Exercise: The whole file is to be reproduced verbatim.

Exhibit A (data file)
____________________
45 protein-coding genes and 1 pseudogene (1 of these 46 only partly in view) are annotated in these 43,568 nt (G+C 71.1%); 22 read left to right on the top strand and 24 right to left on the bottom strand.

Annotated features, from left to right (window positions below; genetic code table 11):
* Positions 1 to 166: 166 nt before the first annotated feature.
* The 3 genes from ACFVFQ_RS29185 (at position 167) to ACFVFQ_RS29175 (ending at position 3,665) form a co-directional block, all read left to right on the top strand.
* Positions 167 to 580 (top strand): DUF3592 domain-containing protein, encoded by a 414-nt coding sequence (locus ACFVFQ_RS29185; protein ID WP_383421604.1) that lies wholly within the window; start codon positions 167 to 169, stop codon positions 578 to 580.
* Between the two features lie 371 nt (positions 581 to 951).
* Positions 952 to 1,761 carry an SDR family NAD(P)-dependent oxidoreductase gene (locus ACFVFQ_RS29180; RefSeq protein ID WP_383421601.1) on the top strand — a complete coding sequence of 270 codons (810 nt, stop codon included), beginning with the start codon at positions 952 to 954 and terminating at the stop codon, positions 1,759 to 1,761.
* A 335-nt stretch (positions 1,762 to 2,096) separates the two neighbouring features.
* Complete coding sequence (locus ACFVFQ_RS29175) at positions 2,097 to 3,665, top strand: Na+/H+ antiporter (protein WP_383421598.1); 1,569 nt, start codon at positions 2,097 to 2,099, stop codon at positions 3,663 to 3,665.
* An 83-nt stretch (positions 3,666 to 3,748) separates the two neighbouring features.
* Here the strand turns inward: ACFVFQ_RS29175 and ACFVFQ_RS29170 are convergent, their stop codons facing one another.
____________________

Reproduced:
45 protein-coding genes and 1 pseudogene (1 of these 46 only partly in view) are annotated in these 43,568 nt (G+C 71.1%); 22 read left to right on the top strand and 24 right to left on the bottom strand.

Annotated features, from left to right (window positions below; genetic code table 11):
* Positions 1 to 166: 166 nt before the first annotated feature.
* The 3 genes from ACFVFQ_RS29185 (at position 167) to ACFVFQ_RS29175 (ending at position 3,665) form a co-directional block, all read left to right on the top strand.
* Positions 167 to 580 (top strand): DUF3592 domain-containing protein, encoded by a 414-nt coding sequence (locus ACFVFQ_RS29185; protein ID WP_383421604.1) that lies wholly within the window; start codon positions 167 to 169, stop codon positions 578 to 580.
* Between the two features lie 371 nt (positions 581 to 951).
* Positions 952 to 1,761 carry an SDR family NAD(P)-dependent oxidoreductase gene (locus ACFVFQ_RS29180; RefSeq protein ID WP_383421601.1) on the top strand — a complete coding sequence of 270 codons (810 nt, stop codon included), beginning with the start codon at positions 952 to 954 and terminating at the stop codon, positions 1,759 to 1,761.
* A 335-nt stretch (positions 1,762 to 2,096) separates the two neighbouring features.
* Complete coding sequence (locus ACFVFQ_RS29175) at positions 2,097 to 3,665, top strand: Na+/H+ antiporter (protein WP_383421598.1); 1,569 nt, start codon at positions 2,097 to 2,099, stop codon at positions 3,663 to 3,665.
* An 83-nt stretch (positions 3,666 to 3,748) separates the two neighbouring features.
* Here the strand turns inward: ACFVFQ_RS29175 and ACFVFQ_RS29170 are convergent, their stop codons facing one another.